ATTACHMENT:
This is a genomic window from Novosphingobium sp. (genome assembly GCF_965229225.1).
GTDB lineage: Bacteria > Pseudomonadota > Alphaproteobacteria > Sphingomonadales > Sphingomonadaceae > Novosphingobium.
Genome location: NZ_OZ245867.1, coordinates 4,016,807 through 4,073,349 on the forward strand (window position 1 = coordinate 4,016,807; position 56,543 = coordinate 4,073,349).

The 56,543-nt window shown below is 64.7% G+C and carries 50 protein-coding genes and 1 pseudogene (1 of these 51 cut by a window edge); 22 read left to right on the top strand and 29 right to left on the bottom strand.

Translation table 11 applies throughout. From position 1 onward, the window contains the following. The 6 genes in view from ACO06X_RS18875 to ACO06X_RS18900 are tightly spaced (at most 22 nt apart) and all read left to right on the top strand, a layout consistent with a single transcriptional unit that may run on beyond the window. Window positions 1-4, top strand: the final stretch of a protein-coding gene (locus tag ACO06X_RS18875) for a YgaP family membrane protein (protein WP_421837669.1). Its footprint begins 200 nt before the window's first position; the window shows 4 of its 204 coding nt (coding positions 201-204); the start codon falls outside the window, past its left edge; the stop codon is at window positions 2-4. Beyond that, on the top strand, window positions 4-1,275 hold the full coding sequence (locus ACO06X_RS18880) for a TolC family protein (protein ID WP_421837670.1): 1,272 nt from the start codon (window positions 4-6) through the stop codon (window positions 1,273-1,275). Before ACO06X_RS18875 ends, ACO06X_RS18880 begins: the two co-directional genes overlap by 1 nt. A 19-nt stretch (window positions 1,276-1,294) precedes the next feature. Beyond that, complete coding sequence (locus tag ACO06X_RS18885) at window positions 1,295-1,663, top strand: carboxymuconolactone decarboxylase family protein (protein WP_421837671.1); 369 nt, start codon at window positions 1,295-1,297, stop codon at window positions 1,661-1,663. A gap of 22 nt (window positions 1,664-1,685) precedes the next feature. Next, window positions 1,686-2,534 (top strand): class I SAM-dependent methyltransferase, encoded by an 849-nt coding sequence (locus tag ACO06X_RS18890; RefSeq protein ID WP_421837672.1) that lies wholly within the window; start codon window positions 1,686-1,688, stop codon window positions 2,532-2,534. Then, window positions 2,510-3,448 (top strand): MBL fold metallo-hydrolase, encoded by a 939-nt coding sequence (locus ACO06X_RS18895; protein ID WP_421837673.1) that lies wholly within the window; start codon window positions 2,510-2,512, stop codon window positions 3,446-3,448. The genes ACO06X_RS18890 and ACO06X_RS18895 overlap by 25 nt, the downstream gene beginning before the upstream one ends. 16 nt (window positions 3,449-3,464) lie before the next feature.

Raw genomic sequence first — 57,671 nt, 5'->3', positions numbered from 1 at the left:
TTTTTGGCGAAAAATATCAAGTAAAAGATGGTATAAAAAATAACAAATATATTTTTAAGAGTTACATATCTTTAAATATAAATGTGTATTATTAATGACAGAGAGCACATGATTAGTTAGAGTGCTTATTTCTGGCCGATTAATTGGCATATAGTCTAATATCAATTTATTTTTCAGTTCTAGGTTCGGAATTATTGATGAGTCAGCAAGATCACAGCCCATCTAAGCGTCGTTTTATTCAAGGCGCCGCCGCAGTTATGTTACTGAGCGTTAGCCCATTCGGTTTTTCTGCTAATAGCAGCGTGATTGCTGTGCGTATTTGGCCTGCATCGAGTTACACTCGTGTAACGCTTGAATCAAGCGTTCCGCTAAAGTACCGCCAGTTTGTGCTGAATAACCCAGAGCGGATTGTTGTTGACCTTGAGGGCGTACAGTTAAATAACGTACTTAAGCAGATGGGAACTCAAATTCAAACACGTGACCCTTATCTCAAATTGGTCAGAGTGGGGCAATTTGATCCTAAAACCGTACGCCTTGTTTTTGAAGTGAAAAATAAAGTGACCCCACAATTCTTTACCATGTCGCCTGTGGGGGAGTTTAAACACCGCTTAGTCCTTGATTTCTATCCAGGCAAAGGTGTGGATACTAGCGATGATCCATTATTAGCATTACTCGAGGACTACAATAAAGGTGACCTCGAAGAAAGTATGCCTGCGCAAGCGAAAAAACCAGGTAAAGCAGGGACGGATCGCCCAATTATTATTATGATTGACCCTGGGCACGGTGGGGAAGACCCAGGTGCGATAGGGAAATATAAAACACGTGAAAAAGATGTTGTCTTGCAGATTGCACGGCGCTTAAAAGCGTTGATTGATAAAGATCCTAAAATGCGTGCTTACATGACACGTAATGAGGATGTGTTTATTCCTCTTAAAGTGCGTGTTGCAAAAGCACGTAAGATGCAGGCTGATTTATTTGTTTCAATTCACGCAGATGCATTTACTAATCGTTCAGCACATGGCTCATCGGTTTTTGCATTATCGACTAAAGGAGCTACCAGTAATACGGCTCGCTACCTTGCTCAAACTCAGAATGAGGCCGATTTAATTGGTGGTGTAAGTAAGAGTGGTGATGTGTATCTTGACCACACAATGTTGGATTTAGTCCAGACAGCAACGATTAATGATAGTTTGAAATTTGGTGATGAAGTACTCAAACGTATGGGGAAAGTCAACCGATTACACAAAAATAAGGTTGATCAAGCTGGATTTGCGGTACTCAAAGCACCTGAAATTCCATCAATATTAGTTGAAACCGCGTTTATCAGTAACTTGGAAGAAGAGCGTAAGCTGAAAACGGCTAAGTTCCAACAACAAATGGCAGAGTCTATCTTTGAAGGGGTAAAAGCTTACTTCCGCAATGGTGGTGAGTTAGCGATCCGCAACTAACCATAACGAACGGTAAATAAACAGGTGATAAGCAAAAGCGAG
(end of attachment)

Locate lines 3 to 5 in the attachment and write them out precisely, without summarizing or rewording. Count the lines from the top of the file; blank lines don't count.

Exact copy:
Genome location: NZ_OZ245867.1, coordinates 4,016,807 through 4,073,349 on the forward strand (window position 1 = coordinate 4,016,807; position 56,543 = coordinate 4,073,349).

The 56,543-nt window shown below is 64.7% G+C and carries 50 protein-coding genes and 1 pseudogene (1 of these 51 cut by a window edge); 22 read left to right on the top strand and 29 right to left on the bottom strand.

Translation table 11 applies throughout. From position 1 onward, the window contains the following. The 6 genes in view from ACO06X_RS18875 to ACO06X_RS18900 are tightly spaced (at most 22 nt apart) and all read left to right on the top strand, a layout consistent with a single transcriptional unit that may run on beyond the window. Window positions 1-4, top strand: the final stretch of a protein-coding gene (locus tag ACO06X_RS18875) for a YgaP family membrane protein (protein WP_421837669.1). Its footprint begins 200 nt before the window's first position; the window shows 4 of its 204 coding nt (coding positions 201-204); the start codon falls outside the window, past its left edge; the stop codon is at window positions 2-4. Beyond that, on the top strand, window positions 4-1,275 hold the full coding sequence (locus ACO06X_RS18880) for a TolC family protein (protein ID WP_421837670.1): 1,272 nt from the start codon (window positions 4-6) through the stop codon (window positions 1,273-1,275). Before ACO06X_RS18875 ends, ACO06X_RS18880 begins: the two co-directional genes overlap by 1 nt. A 19-nt stretch (window positions 1,276-1,294) precedes the next feature. Beyond that, complete coding sequence (locus tag ACO06X_RS18885) at window positions 1,295-1,663, top strand: carboxymuconolactone decarboxylase family protein (protein WP_421837671.1); 369 nt, start codon at window positions 1,295-1,297, stop codon at window positions 1,661-1,663. A gap of 22 nt (window positions 1,664-1,685) precedes the next feature. Next, window positions 1,686-2,534 (top strand): class I SAM-dependent methyltransferase, encoded by an 849-nt coding sequence (locus tag ACO06X_RS18890; RefSeq protein ID WP_421837672.1) that lies wholly within the window; start codon window positions 1,686-1,688, stop codon window positions 2,532-2,534. Then, window positions 2,510-3,448 (top strand): MBL fold metallo-hydrolase, encoded by a 939-nt coding sequence (locus ACO06X_RS18895; protein ID WP_421837673.1) that lies wholly within the window; start codon window positions 2,510-2,512, stop codon window positions 3,446-3,448. The genes ACO06X_RS18890 and ACO06X_RS18895 overlap by 25 nt, the downstream gene beginning before the upstream one ends. 16 nt (window positions 3,449-3,464) lie before the next feature.